Remarks by Vice President Joe Biden and Ukrainian President Petro Poroshenko (December 7)

PRESIDENT POROSHENKO:  (In Ukrainian, no translation.)

VICE PRESIDENT BIDEN:  Well, Mr. President, thank you very, very much.  Thank you for your hospitality.  It’s good to be back in Ukraine.  As you pointed out, it’s the fourth time since the Revolution of Dignity two years ago.  And I’m always overwhelmed by your warmth and your friendship and the way in which the Ukrainian people — even folks on the street today — how gracious and welcoming they are.

And I want to thank you, Petro, personally for your friendship you’ve shown to me and the leadership you’ve shown in taking steps to move Ukraine forward.

The events at the Maidan, the bravery and the determination of the Ukrainian people to reclaim their country and Ukraine’s journey over the past two years have been nothing short of inspiring.  And they’ve inspired not only me and my countrymen, but the world.  Particularly the over 1 million Ukrainian Americans — the pride and expectation and hope that they have is palpable.  You should come see it and feel it.  It’s real.

Today, the President and I discussed the progress that Ukraine has made up to this point, the critical reforms that have been passed.  And we are starting to see real signs of economic progress, as the President referenced.  The GDP has started to increase, and industrial production is growing.  Agricultural exports are up.  And Ukraine’s currency has stabilized.  If we had said that two years ago with certainty, people would have looked at us like I’m not so sure that will happen.  But under your leadership, it has occurred.

We have spoken about the vital importance of Ukraine following through on its IMF commitments.  We know from experience they’re not easy.  These commitments are hard.  They require some very tough political decisions for not only you to make, Mr. President, but for all the members of the Rada.  These are not easy things to do to overcome the last 20, 30, 40 years of lack of an economic program of any consequence.  But it will continue to boost your economic progress, and we’ll continue to be your ally with the IMF.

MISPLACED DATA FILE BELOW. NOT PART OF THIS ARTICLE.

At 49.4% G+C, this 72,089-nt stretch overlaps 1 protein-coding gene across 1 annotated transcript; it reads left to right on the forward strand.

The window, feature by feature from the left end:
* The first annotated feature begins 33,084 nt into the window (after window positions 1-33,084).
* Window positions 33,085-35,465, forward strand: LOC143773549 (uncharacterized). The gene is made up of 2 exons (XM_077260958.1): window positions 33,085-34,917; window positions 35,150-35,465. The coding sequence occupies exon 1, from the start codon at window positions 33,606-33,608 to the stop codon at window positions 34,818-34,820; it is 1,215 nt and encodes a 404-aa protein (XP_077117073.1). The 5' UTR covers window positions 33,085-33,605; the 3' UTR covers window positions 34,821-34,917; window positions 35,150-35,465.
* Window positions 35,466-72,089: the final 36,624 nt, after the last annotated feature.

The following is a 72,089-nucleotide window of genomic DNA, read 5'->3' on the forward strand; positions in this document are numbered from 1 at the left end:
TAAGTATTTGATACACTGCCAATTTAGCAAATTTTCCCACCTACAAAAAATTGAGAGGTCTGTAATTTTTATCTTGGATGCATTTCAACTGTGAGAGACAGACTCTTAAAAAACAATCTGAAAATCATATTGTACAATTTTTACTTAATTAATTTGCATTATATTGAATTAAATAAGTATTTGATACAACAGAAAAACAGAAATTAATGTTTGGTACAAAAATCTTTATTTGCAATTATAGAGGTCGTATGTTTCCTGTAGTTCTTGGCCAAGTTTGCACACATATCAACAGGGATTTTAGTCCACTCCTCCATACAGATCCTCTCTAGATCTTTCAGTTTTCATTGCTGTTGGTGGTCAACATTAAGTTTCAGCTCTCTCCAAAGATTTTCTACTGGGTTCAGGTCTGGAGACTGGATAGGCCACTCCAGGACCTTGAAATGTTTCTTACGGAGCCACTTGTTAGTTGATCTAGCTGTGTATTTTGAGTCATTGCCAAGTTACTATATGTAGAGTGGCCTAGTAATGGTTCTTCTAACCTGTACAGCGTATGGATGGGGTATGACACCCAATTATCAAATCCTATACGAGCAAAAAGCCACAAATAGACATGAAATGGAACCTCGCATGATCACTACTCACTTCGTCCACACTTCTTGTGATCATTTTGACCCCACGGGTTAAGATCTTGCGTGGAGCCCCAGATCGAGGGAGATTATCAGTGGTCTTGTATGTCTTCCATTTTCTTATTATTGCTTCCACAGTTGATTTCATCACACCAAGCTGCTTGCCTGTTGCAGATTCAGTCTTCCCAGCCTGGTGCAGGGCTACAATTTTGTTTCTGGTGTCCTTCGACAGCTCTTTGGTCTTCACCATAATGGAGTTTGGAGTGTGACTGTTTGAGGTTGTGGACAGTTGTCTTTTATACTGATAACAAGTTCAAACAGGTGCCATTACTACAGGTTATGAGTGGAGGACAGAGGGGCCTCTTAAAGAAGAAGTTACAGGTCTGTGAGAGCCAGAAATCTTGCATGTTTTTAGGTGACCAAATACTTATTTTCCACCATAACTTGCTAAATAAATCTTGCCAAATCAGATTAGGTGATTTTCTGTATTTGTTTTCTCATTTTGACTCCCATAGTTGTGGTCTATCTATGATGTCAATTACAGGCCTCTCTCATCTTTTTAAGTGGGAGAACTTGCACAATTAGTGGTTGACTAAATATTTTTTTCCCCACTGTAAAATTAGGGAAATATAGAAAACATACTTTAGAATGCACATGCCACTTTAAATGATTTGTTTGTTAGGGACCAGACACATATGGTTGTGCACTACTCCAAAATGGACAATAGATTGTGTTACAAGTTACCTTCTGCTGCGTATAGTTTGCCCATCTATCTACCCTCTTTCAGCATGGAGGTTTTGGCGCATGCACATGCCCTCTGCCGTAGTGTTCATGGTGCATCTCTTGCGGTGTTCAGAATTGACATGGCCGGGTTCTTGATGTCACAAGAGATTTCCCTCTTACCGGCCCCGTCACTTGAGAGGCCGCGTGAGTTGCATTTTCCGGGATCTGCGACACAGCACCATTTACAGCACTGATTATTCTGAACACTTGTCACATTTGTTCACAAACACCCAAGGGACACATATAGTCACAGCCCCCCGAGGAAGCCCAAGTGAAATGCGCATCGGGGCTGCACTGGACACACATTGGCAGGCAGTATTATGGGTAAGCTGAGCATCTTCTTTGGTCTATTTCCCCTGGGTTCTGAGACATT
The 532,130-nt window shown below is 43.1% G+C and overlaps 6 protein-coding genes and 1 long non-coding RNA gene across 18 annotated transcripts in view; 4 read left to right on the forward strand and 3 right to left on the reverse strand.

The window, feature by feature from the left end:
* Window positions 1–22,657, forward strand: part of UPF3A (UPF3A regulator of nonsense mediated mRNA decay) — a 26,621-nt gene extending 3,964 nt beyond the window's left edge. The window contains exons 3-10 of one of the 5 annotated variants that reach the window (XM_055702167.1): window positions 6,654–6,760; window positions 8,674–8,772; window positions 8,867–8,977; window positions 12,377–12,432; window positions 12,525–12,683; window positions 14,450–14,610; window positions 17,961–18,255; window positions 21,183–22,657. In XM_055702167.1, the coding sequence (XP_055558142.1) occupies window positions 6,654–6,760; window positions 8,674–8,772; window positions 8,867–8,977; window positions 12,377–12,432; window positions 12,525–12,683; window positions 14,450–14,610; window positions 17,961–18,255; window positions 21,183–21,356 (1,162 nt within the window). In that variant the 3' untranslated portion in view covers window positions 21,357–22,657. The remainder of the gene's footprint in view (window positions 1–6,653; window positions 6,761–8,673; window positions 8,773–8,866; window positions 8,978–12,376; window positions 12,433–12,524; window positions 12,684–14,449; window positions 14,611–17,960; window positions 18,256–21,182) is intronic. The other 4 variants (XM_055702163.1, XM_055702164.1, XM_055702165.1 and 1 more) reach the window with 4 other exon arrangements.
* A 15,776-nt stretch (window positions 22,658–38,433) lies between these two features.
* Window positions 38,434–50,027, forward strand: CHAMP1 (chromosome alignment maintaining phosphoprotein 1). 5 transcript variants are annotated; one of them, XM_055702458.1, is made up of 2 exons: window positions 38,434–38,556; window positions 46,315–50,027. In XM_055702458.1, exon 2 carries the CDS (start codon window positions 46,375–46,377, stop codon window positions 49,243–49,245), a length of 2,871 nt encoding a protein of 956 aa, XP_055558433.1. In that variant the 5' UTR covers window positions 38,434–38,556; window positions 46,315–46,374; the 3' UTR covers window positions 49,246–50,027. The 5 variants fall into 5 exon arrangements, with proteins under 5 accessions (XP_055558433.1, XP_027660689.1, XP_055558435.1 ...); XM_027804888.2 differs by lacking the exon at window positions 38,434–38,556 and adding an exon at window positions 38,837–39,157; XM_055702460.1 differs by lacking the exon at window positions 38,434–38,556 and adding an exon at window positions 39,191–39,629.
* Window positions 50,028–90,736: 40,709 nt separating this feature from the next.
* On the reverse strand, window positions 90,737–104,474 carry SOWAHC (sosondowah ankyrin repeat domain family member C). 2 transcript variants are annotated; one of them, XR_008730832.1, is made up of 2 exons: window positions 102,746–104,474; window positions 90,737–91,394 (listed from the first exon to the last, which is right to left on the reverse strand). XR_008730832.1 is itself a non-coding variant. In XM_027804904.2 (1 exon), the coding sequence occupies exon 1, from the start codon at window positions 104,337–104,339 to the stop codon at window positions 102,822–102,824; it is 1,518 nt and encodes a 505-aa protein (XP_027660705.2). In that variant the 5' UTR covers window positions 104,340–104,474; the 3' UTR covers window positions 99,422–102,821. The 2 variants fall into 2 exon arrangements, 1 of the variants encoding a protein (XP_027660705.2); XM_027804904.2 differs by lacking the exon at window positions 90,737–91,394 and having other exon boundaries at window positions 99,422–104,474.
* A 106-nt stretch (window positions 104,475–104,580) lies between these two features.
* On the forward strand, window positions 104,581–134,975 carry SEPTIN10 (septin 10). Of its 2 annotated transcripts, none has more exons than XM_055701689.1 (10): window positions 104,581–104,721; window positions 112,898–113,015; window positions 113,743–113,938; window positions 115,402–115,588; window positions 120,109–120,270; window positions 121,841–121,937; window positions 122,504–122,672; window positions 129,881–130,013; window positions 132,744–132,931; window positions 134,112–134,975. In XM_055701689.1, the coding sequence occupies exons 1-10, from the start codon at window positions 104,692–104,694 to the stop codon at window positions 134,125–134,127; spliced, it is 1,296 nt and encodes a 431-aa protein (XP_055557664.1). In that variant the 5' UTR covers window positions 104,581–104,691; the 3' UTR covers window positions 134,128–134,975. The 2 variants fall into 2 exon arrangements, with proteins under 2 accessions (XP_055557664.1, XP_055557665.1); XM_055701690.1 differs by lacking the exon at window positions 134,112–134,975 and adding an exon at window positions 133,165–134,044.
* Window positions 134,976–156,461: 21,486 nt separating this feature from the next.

And with the support from the United States, as was mentioned here, and thank you for mentioning it, Ukraine has set up a new patrol police to provide security in Kiev, Odessa, and Kharkiv.  And it is clear from the reports that we’ve gotten that it is palpable to the people on the street.  It makes a difference.  It’s that contact closest to the people, and it is felt.  And it radiates through I think — presumptuous of me to say, Mr. President — but it gives them hope of further reform, further progress.

In just a few weeks, Ukraine will finally see the implementation of the Trade Association Agreement with the European Union, the issue that first sent protesters and patriots to the Maidan in the first place.  But a lot of hard work as you — the President and I discussed — a lot of hard work remains, including reform of Ukraine’s law and justice sectors.

But the payoff will be worth it.  It will be genuinely worth it for Ukraine and all the Ukrainian people.  Economic benefits of this agreement for the Ukrainian people are substantial.  Ukraine is taking important steps in the right direction.  The President, the government, the Rada — they’ve all worked hard.  And today President Poroshenko and I also spent a long time talking about how Ukraine must keep pushing ahead to realize the dreams of those who stood for months on the Maidan.